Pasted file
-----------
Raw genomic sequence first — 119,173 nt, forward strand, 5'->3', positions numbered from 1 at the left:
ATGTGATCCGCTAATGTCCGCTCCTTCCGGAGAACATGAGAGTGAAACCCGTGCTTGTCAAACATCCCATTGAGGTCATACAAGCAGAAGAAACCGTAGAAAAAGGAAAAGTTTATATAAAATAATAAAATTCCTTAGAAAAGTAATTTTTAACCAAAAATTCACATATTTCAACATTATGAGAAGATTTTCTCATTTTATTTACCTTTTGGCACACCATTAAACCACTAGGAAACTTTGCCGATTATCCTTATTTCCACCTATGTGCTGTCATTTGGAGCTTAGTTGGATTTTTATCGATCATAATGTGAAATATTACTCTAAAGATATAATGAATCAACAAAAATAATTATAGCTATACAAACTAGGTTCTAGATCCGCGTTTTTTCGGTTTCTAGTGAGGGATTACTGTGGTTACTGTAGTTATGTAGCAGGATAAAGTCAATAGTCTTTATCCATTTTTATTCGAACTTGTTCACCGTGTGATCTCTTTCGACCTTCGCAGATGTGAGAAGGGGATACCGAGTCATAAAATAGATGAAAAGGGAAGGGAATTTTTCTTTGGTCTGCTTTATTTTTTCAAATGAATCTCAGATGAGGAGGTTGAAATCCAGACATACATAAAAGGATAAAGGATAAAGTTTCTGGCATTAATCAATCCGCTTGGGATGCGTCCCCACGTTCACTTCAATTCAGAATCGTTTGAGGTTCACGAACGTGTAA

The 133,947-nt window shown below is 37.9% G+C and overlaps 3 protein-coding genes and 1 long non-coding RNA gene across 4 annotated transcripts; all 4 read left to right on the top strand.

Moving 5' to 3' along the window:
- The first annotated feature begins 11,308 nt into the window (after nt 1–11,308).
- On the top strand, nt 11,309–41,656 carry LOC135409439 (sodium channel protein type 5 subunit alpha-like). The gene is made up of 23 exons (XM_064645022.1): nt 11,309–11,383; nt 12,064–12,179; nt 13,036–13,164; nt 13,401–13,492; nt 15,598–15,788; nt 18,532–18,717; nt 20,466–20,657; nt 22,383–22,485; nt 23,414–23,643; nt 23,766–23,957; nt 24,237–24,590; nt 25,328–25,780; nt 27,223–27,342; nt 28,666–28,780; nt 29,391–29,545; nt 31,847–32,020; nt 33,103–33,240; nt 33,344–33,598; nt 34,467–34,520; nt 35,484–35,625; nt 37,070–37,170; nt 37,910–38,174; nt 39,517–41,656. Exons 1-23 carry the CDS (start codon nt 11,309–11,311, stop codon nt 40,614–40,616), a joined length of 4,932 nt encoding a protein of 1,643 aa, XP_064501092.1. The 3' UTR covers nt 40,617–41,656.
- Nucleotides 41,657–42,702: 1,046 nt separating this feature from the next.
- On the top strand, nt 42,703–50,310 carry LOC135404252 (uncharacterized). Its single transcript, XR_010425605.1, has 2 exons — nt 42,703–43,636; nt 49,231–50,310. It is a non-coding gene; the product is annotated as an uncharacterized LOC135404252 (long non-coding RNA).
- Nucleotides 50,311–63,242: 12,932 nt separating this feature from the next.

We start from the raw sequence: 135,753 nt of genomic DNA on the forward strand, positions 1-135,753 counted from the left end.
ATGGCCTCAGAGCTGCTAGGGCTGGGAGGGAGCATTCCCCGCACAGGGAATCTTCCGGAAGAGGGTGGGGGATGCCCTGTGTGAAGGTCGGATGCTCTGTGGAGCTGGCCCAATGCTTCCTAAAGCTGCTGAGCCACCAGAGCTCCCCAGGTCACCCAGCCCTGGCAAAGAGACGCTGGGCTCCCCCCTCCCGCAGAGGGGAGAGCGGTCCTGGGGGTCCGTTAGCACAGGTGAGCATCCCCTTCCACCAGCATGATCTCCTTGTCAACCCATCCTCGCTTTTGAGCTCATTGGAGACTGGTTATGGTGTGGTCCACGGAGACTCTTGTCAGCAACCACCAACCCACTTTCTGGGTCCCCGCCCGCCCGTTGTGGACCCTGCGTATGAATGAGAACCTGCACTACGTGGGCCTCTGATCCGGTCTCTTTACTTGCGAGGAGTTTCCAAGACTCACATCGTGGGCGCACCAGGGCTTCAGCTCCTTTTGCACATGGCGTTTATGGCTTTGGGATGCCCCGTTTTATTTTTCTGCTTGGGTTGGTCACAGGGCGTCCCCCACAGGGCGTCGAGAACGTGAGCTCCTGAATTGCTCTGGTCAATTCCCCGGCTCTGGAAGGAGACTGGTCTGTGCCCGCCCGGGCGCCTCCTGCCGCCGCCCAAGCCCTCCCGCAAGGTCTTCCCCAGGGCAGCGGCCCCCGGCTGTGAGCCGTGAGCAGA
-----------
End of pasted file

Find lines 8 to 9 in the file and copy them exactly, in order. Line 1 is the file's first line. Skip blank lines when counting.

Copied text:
- On the top strand, nt 42,703–50,310 carry LOC135404252 (uncharacterized). Its single transcript, XR_010425605.1, has 2 exons — nt 42,703–43,636; nt 49,231–50,310. It is a non-coding gene; the product is annotated as an uncharacterized LOC135404252 (long non-coding RNA).
- Nucleotides 50,311–63,242: 12,932 nt separating this feature from the next.